Rocky Mountain spotted fever (RMSF) is caused by the bacterium Rickettsia rickettsii. RMSF is characterized by a sudden onset of moderate to high fever (which can last for 2-3 weeks), severe headache, fatigue, deep muscle pain, chills and rash, which begins on the legs/feet or arms/hands, and may spread rapidly to the rest of the body. Symptoms usually appear within 2 weeks of the bite of an infected tick.
CDC Rocky Mountain spotted fever Information
Tularemia is caused by the bacterium Francisella tularensis One way to become infected is through the bite of an infected tick. Symptoms of tularemia include swollen lymph glands and a skin ulcer at the site of the bite.
CDC Tularemia Information
Diagnosis and Treatment
Be sure to seek medical attention if you become ill after a tick bite. Generally, an evaluation of symptoms and blood tests will be used in making a diagnosis. Most tick-borne disease patients respond well to appropriate antibiotic therapy. Prompt diagnosis and treatment improves outcome. Your physician will choose the medicine that is best for you.
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Personal Protection against Tick-Borne Diseases
Ticks will remain active year-round (when temperatures are above 40°F/4.4°C). Preventive measures should be used whenever tick-exposure is likely. Here are some steps to follow:
- Wear light-colored clothing
- Wear long pants and sleeves
- Tuck your pants into your socks
- Tuck your shirt into your pants
- Consider using repellents as directed
- Walk along the center of trails
- Conduct frequent clothing checks
- Once home, dry clothing on the highest temperature setting for 10 minutes to kill any ticks
- Carefully inspect your body for ticks
- Keep pets from tick infested areas and check them before entering the house.
Repellents may be used to repel ticks and prevent tick attachment. Always read and follow all label directions carefully.
Studies have shown that the tick must stay on the body for 36 hours to transmit Lyme disease. Prompt and proper tick removal is essential and may decrease your chances of getting tick-borne diseases. The steps are:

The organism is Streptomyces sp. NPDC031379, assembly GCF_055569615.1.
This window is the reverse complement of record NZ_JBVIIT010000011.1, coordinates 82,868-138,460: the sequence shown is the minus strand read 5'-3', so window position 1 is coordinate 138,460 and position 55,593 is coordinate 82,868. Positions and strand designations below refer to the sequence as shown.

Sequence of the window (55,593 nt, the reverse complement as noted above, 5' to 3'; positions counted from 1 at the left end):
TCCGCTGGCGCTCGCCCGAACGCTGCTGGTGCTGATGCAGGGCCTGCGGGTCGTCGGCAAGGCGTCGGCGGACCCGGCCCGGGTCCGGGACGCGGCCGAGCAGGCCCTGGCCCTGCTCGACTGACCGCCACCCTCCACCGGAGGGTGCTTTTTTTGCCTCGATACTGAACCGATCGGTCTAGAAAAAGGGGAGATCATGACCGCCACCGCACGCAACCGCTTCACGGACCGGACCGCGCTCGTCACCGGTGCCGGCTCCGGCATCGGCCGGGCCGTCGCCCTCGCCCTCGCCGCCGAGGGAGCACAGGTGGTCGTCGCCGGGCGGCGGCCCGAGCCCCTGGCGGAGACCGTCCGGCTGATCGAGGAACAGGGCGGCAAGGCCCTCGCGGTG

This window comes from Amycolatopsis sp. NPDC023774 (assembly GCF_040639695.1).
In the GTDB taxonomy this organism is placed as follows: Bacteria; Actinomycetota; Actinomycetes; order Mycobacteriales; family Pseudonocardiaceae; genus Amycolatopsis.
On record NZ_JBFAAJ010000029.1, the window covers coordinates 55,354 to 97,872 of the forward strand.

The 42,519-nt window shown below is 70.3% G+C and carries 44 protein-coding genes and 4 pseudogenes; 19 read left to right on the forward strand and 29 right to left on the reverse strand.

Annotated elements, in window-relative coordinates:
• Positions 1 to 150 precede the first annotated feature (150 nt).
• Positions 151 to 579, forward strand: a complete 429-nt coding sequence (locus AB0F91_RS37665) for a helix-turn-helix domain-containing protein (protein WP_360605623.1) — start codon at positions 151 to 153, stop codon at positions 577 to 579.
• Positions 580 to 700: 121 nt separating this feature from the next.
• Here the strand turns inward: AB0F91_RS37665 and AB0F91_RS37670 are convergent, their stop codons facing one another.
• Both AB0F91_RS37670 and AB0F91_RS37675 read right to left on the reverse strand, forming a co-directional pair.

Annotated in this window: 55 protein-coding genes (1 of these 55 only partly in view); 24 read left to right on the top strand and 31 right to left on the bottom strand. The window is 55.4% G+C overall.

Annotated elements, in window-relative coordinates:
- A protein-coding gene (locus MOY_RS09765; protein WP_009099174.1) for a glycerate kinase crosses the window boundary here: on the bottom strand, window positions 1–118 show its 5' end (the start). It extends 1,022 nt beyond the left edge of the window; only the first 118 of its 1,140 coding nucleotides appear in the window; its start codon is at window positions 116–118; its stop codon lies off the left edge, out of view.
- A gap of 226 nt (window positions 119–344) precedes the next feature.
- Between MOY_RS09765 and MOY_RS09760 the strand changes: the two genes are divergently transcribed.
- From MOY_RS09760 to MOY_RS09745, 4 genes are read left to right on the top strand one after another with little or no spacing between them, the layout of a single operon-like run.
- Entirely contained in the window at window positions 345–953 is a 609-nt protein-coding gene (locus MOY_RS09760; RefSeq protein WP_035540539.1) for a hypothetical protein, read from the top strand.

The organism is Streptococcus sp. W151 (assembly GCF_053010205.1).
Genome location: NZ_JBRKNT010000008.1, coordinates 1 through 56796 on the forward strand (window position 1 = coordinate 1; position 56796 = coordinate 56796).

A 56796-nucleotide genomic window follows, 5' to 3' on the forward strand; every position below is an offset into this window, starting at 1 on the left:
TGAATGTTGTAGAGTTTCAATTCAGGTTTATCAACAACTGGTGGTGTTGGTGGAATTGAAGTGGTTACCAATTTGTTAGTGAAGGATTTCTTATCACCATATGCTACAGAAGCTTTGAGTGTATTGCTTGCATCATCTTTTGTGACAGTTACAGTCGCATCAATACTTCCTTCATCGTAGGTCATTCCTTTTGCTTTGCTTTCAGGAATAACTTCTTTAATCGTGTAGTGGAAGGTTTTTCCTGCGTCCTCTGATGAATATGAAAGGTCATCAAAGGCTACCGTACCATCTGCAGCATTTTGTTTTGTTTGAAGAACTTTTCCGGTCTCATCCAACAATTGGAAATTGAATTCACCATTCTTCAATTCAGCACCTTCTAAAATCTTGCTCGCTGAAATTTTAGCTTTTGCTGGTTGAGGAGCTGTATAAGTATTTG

- Use fine-point tweezers or tick-removal tools. Grasp the tick where its mouthparts enter the skin and pull the tick straight out.
- Do not twist or squeeze the tick’s body. Be patient – proper tick removal takes time.
- Do not use petroleum jelly, gasoline, lit matches, oils, or any other remedies to remove ticks. These methods may actually increase your chances of contracting a disease.
- After removing the tick, disinfect the bite area and wash your hands.
- Monitor the bite area for early signs and symptoms of Lyme disease
- Call your physician if you get any symptoms.
Ticks do not burrow under the skin, and any remaining mouthparts after tick removal will not transmit disease. However, additional aggravation of the bite site may cause secondary bacterial skin infections.
Tick Management Suggestions for Homeowners
Ticks do not jump, fly, or fall from trees. They crawl close to the ground on leaves, brush and tall grass. Homeowners should consider:
- Keep lawn mowed and bushes trimmed;
- Remove lawn debris and leaf litter;
- Discourage rodents by reducing nesting sites (e.g. wood piles or holes in stone walls) or food sources (e.g. bird seed);
- Move lawn furniture and children’s toys away from wooded areas or wooded edges of your yard where ticks are more likely to be found.
Additional information regarding tick management: Tick Management Handbook by Kirby C. Stafford III, PhD (PDF file)
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Research, Management & Resources in Suffolk County
In 2011, Suffolk County established a Tick and Vector-Borne Diseases Task Force, which issued its final report in December 2015. The major recommendations of the Tick and Vector-Borne Diseases Task Force Final Report were: 1) survey Suffolk County tick populations in order to evaluate tick density and population ranges and 2) create a countywide tick-borne pathogen surveillance program to better understand pathogens present in tick populations and the related public health risk to county residents. In 2016, Suffolk County established the Tick Control Advisory Committee. The committee has guided Suffolk County tick surveillance and control efforts by Department of Health’s Arthropod-Borne Disease Laboratory (ABDL) and Department of Public Works’ Division of Vector Control. Information on the Department of Public Works’ Division of Vector Control tick research and control efforts can be found on the Vector Control Website.
The following activities are underway:
- The Department of Health Services and the Department of Public Works are conducting tick surveillance in all 10 of Long Island's towns in order to study pathogens present in tick populations and the related public health risk to county residents.
- The Department of Public Works (DPW) is conducting surveillance at four locations year round to evaluate tick density and population ranges.
- Suffolk County's Tick Pathogen Surveillance Program
Tick Management for Municipalities and Commercial Pesticide Applicators
Suffolk County’s Division of Vector Control is conducting field trials using selected pesticides used by commercial applicators to test efficacy against ticks. Trials have been completed for some of the products. Municipalities, commercial pesticide applicators and other entities that are conducting tick control, may contact Suffolk County DPW Division of Vector Control for advice on best practices in Integrated Pest Management. Contact: 631-852-4270.
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